The recommended dose of ZEJULA has not been established for patients with severe hepatic impairment (total bilirubin >3.0 x ULN and any AST level) [see Clinical Pharmacology (12.3)].

    11 Description


    Niraparib is an orally available poly (ADP-ribose) polymerase (PARP) inhibitor.

    The chemical name for niraparib tosylate monohydrate is 2-{4-[(3S)-piperidin-3-yl]phenyl}-2H-indazole 7-carboxamide 4-methylbenzenesulfonate hydrate (1:1:1). The molecular formula is C26H30N4O5S and it has a molecular weight of 510.61 amu. The molecular structure is shown below:

    Niraparib tosylate monohydrate is a white to off-white, non-hygroscopic crystalline solid. Niraparib solubility is pH independent below the pKa of 9.95, with an aqueous free base solubility of 0.7 mg/mL to 1.1 mg/mL across the physiological pH range.

    Each ZEJULA tablet contains 159.3 mg, 318.7 mg, or 478.0 mg of niraparib tosylate monohydrate equivalent to 100 mg, 200 mg, or 300 mg, respectively, of niraparib free base as the active ingredient. The inactive ingredients in the core tablet are crospovidone, lactose monohydrate, magnesium stearate, microcrystalline cellulose, povidone, and silicon dioxide. The film-coating consists of Opadry II Gray (100 mg), Opadry II Blue (200 mg), or Opadry II Green (300 mg).

    12 Clinical Pharmacology


    12.1 Mechanism of Action


    Niraparib is an inhibitor of PARP enzymes, including PARP-1 and PARP-2, that play a role in DNA repair. In vitro studies have shown that niraparib-induced cytotoxicity may involve inhibition of PARP enzymatic activity and increased formation of PARP-DNA complexes resulting in DNA damage, apoptosis, and cell death. Increased niraparib‑induced cytotoxicity was observed in tumor cell lines with or without deficiencies in BRCA1/2. Niraparib decreased tumor growth in mouse xenograft models of human cancer cell lines with deficiencies in BRCA1/2 and in human patient-derived xenograft tumor models with homologous recombination deficiency (HRD) that had either mutated or wild-type BRCA1/2.

    12.2 Pharmacodynamics


    The pharmacodynamic response of niraparib has not been characterized.

    Hypertension and Cardiovascular Effects

    Niraparib has the potential to cause effects on pulse rate and blood pressure in patients receiving the recommended dose, which may be related to pharmacological inhibition of the dopamine transporter (DAT), norepinephrine transporter (NET), and serotonin transporter (SERT) [see Nonclinical Toxicology (13.2)].

    In the PRIMA study, mean pulse rate and blood pressure increased over baseline in the niraparib arm relative to the placebo arm at most on-study assessments. Mean greatest increases from baseline in pulse rate on treatment were 22.4 and 14.0 beats/min in the niraparib and placebo arms, respectively. Mean greatest increases from baseline in systolic blood pressure on treatment were 24.4 and 19.6 mmHg in the niraparib and placebo arms, respectively. Mean greatest increases from baseline in diastolic blood pressure on treatment were 15.9 and 13.9 mmHg in the niraparib and placebo arms, respectively.

    In the NOVA study, mean pulse rate and blood pressure increased over baseline in the niraparib arm relative to the placebo arm at all on-study assessments. Mean greatest increases from baseline in pulse rate on treatment were 24.1 and 15.8 beats/min in the niraparib and placebo arms, respectively. Mean greatest increases from baseline in systolic blood pressure on treatment were 24.5 and 18.3 mmHg in the niraparib and placebo arms, respectively. Mean greatest increases from baseline in diastolic blood pressure on treatment were 16.5 and 11.6 mmHg in the niraparib and placebo arms, respectively.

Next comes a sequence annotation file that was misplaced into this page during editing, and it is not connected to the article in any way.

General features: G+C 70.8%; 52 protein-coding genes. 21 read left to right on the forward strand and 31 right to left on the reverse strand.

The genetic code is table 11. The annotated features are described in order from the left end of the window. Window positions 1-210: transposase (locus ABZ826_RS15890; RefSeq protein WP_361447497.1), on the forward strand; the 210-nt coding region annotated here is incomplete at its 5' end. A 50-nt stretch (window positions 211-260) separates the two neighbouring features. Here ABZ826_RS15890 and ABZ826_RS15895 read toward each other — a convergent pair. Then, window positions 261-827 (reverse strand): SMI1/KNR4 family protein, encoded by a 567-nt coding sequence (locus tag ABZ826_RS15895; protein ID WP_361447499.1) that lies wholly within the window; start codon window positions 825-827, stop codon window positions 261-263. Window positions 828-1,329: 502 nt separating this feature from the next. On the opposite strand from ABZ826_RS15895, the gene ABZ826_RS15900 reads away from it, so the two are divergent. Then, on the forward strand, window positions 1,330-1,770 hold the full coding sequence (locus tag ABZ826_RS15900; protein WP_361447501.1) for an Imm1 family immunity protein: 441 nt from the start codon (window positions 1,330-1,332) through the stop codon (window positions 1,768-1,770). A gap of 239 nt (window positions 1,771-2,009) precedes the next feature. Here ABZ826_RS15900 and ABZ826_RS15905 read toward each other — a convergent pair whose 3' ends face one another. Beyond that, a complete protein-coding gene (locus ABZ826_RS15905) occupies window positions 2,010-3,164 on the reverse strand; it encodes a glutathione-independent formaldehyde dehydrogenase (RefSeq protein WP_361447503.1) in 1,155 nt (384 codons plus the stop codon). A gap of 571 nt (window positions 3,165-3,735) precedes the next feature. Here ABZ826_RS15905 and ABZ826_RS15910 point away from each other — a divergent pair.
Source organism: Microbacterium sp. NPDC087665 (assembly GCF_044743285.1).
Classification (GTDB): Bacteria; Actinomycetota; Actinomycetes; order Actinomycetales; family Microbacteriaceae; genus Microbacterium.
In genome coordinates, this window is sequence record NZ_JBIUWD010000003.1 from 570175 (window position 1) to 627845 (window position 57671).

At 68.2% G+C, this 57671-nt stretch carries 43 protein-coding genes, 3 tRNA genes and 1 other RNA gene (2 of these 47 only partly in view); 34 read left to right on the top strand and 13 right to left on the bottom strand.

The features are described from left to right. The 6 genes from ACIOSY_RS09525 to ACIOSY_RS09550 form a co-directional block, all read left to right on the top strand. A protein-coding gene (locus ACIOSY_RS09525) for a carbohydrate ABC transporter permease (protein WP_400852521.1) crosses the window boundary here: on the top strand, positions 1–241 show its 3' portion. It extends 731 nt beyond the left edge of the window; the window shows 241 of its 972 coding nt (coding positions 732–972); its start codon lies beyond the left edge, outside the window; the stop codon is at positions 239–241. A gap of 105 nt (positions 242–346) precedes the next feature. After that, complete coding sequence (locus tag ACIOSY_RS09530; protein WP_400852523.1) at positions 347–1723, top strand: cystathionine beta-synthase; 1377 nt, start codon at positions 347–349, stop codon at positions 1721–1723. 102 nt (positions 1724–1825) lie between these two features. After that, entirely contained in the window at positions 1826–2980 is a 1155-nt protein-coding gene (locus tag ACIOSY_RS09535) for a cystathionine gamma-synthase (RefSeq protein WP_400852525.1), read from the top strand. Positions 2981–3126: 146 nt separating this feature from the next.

Cardiac Electrophysiology

    The potential for QTc prolongation with niraparib was evaluated in a randomized, placebo‑controlled trial in patients with cancer (367 patients on niraparib and 179 patients on placebo). No large changes in the mean QTc interval (>20 ms) were detected in the trial following the treatment of niraparib 300 mg once daily.

    12.3 Pharmacokinetics


    Following a single-dose administration of 300 mg niraparib, the mean (±SD) peak plasma concentration (Cmax) was 804 (±403) ng/mL. The exposure (Cmax and AUC) of niraparib increased in a dose-proportional manner with daily doses ranging from 30 mg (0.1 times the approved recommended dose) to 400 mg (1.3 times the approved recommended dose). The accumulation ratio of niraparib exposure following 21 days of repeated daily doses was approximately 2-fold for doses ranging from 30 to 400 mg.

    Absorption

    The absolute bioavailability of niraparib is approximately 73%. Following oral administration of niraparib, peak plasma concentration, Cmax, is reached within 3 hours.

    Food Effect: Following a high-fat meal (800 to 1,000 calories with approximately 50% of total caloric content of the meal from fat) in patients with solid tumors, the Cmax of niraparib tablets increased by 11% and AUCinf increased by 28%, as compared with fasted conditions.

    Distribution

    Niraparib is 83.0% bound to human plasma proteins. The average (±SD) apparent volume of distribution (Vd/F) was 1,220 (±1,114) L. In a population pharmacokinetic analysis, the Vd/F of niraparib was 1,074 L in patients with cancer.

    Elimination

    Following multiple daily doses of 300 mg of niraparib, the mean half-life (t1/2) is 36 hours. In a population pharmacokinetic analysis, the apparent total clearance (CL/F) of niraparib was 16.2 L/h in patients with cancer.

    Metabolism: Niraparib is metabolized by carboxylesterases (CEs) to form a major inactive metabolite, which subsequently undergoes glucuronidation.